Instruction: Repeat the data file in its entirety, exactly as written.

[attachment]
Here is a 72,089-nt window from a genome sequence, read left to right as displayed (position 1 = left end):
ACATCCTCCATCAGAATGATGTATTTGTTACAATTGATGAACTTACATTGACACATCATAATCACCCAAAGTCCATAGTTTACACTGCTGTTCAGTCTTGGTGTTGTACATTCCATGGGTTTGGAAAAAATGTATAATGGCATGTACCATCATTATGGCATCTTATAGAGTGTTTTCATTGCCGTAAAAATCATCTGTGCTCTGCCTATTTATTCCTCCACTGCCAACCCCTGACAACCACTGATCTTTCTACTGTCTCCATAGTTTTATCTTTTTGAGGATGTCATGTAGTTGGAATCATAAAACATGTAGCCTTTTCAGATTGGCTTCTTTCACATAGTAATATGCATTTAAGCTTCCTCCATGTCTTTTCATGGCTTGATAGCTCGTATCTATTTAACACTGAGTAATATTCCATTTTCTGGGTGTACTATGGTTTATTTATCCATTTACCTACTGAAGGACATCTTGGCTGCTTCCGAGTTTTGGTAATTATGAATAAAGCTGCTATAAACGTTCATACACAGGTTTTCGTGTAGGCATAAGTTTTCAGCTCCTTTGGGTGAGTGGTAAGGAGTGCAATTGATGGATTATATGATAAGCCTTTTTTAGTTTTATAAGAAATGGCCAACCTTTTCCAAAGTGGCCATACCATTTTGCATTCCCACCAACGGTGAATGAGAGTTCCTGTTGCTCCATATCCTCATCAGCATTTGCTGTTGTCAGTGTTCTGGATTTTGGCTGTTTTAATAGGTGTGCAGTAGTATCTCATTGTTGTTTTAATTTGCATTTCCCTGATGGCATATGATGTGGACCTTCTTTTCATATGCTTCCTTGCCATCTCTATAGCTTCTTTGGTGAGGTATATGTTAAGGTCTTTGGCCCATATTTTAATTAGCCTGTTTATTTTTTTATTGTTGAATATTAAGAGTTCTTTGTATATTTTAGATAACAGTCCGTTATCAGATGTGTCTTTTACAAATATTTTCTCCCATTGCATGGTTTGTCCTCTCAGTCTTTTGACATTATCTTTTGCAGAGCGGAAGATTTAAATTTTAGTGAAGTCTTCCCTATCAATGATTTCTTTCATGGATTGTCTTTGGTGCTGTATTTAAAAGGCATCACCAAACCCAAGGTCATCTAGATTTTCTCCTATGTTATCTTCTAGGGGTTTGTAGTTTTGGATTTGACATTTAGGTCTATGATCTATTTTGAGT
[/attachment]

Here is a 72,089-nt window from a genome sequence, read left to right as displayed (position 1 = left end):
ACATCCTCCATCAGAATGATGTATTTGTTACAATTGATGAACTTACATTGACACATCATAATCACCCAAAGTCCATAGTTTACACTGCTGTTCAGTCTTGGTGTTGTACATTCCATGGGTTTGGAAAAAATGTATAATGGCATGTACCATCATTATGGCATCTTATAGAGTGTTTTCATTGCCGTAAAAATCATCTGTGCTCTGCCTATTTATTCCTCCACTGCCAACCCCTGACAACCACTGATCTTTCTACTGTCTCCATAGTTTTATCTTTTTGAGGATGTCATGTAGTTGGAATCATAAAACATGTAGCCTTTTCAGATTGGCTTCTTTCACATAGTAATATGCATTTAAGCTTCCTCCATGTCTTTTCATGGCTTGATAGCTCGTATCTATTTAACACTGAGTAATATTCCATTTTCTGGGTGTACTATGGTTTATTTATCCATTTACCTACTGAAGGACATCTTGGCTGCTTCCGAGTTTTGGTAATTATGAATAAAGCTGCTATAAACGTTCATACACAGGTTTTCGTGTAGGCATAAGTTTTCAGCTCCTTTGGGTGAGTGGTAAGGAGTGCAATTGATGGATTATATGATAAGCCTTTTTTAGTTTTATAAGAAATGGCCAACCTTTTCCAAAGTGGCCATACCATTTTGCATTCCCACCAACGGTGAATGAGAGTTCCTGTTGCTCCATATCCTCATCAGCATTTGCTGTTGTCAGTGTTCTGGATTTTGGCTGTTTTAATAGGTGTGCAGTAGTATCTCATTGTTGTTTTAATTTGCATTTCCCTGATGGCATATGATGTGGACCTTCTTTTCATATGCTTCCTTGCCATCTCTATAGCTTCTTTGGTGAGGTATATGTTAAGGTCTTTGGCCCATATTTTAATTAGCCTGTTTATTTTTTTATTGTTGAATATTAAGAGTTCTTTGTATATTTTAGATAACAGTCCGTTATCAGATGTGTCTTTTACAAATATTTTCTCCCATTGCATGGTTTGTCCTCTCAGTCTTTTGACATTATCTTTTGCAGAGCGGAAGATTTAAATTTTAGTGAAGTCTTCCCTATCAATGATTTCTTTCATGGATTGTCTTTGGTGCTGTATTTAAAAGGCATCACCAAACCCAAGGTCATCTAGATTTTCTCCTATGTTATCTTCTAGGGGTTTGTAGTTTTGGATTTGACATTTAGGTCTATGATCTATTTTGAGT